It was a short news item. The wire that had sent the same brief note to newspapers and websites across the country had hardly any details, and none appear to have emerged since.
It terrified parents and shocked everyone who read it.
A twelve-year-old child had been allegedly beaten to death by his seniors at school. The school authorities then buried his body on campus and did not inform either the police or his parents of the murder.
The incident occurred on March 10, and did not come to light until two weeks later.
This is what the report said: the school had organised an outing, during which someone had stolen biscuits. As collective punishment, the school locked its doors and stopped all students from leaving the campus. The Class 7 student, who was suspected of being the thief, was set upon by his seniors with cricket bats and stumps. He endured hours of the beating before the school authorities took him to hospital, where he was declared brought dead.
What was the school management doing leaving to their own devices a group of boys with access to cricket paraphernalia that could be used as weapons? Where was the physical training teacher, who ought to have kept these items under lock and key? How could students be so unsupervised that hours of thrashing and screaming could go unheard? Why did an elite boarding school not have CCTV cameras installed?
There are two crucial issues involved in such a crime – (a) How do we deal with child-on-child violence? (b) How do we guarantee physical safety in our schools?
Even as schools have begun to charge exorbitant fees for tuition and transport, even as they have become harder for students to get into, there has been a drastic rise in incidents of extreme bullying within schools.
Whether this was always the case and is only just being reported is a subject of debate. But bullying is one thing; rape and murder are another.
In the last few years, there have been several cases of children being molested on school buses as well as on campus.
Two years ago, a 7-year-old girl was drugged and molested regularly over a period of four months by two female seniors, studying in Class 8 and 9 of her school in Delhi. The Class 9 student was an adult.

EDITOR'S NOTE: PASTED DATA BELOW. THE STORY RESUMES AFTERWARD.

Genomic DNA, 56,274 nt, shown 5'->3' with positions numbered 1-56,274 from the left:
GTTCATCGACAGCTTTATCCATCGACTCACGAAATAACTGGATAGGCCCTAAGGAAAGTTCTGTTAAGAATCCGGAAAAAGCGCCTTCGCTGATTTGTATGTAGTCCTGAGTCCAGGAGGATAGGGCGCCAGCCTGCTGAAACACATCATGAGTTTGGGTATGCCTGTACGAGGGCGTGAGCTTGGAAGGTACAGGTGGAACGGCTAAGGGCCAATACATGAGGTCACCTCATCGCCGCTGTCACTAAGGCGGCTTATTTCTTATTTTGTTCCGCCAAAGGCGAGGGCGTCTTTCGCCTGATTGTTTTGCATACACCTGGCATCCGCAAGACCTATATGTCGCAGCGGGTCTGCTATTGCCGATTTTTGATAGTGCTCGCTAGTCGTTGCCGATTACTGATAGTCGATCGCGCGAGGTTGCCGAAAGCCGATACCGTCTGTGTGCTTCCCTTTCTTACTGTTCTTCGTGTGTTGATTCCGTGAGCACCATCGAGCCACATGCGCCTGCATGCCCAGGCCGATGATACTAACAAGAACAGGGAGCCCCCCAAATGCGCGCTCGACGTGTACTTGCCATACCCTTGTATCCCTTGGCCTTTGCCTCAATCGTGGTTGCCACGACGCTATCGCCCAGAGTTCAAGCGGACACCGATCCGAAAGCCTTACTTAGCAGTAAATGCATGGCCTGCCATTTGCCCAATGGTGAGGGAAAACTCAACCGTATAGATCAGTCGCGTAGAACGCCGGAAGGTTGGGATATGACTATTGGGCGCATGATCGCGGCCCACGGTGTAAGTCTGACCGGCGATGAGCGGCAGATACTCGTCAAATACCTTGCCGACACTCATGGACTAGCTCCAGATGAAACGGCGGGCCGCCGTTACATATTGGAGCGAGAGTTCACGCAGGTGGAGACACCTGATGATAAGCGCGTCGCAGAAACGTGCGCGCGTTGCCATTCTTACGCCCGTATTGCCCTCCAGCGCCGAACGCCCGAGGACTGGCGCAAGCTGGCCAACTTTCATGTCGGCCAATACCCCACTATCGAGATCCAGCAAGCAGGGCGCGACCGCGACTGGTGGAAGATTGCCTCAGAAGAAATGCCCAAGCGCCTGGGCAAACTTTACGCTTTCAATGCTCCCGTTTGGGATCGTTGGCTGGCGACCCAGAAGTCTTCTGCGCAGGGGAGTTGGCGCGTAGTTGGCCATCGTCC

Last year, the principal, hostel warden, and administrator of a co-educational boarding school in Uttarkhand were arrested after a Class 10 student accused them of hushing up her gang rape by four male students of Class 12. The victim also told police that a school official tried to give her emergency contraceptives to terminate a possible pregnancy.
Less than two years ago, the murder of 7-year-old Pradyuman Thakur of Ryan International School made headlines. The police initially arrested one of the bus drivers from the school. Eventually, the Central Bureau of Investigation took over the case and arrested a 16-year-old student of Class 11. In CCTV footage that played out on news television, Pradyuman is seen walking to the restroom, with an enormous school bag on his small shoulders. The video clip, which reportedly also shows the Class 11 student, apparently led the CBI to the alleged perpetrator. The CBI said he had searched the internet to find out how to remove fingerprints from a weapon as well as researched on various poisons. Other students called him “aggressive” and a “bully”. Initial reports said the Class 11 student confessed to killing Pradyuman Thakur in order to postpone the school examinations. Later, he reportedly retracted the confession. The investigation is still on.
Due to the gravity of the crime, the 16-year-old is set to face trial as an adult.
But nothing will bring back the 7-year-old child, whose final images will forever haunt his family.
Nothing will bring back the 12-year-old boy whose family was denied even the chance to perform his last rites.
And nothing will undo the sexual assaults girls and boys have suffered in their schools.
Before we look at punishment and redress, we ought to look at prevention.
With the sort of technology available today, and with the kind of fee structure most schools impose, why are they not able to supervise their students more carefully? Why is there no dedicated security team monitoring CCTV cameras in schools, as they do in malls? Why is no staff member stationed at the toilets, as they used to be a generation ago? Why isn’t there a camera inside every school bus and every school classroom?
When parents see their children off to school, they should know it will not be the last time they see them.
More Columns by Nandini Krishnan:
Ten things the chowkidars failed to protect Abhinandan Varthaman: Hero, yes, but victim first
Tokenism won't stop terror attacks
Pulwama attack: When humans become symbols
The legislative dangers of election year
Priyanka and the inheritance of power
The G.O.A.T vote: When opinion offends
The hooligans in our homes
Why the Ambanis should rule India
Five statues the government should build
the author of Invisible Men: Inside India's Transmasculine Networks (2018) and Hitched: The Modern Woman and Arranged Marriage (2013). She tweets @k_nandini. Her website is: www.nandinikrishnan.com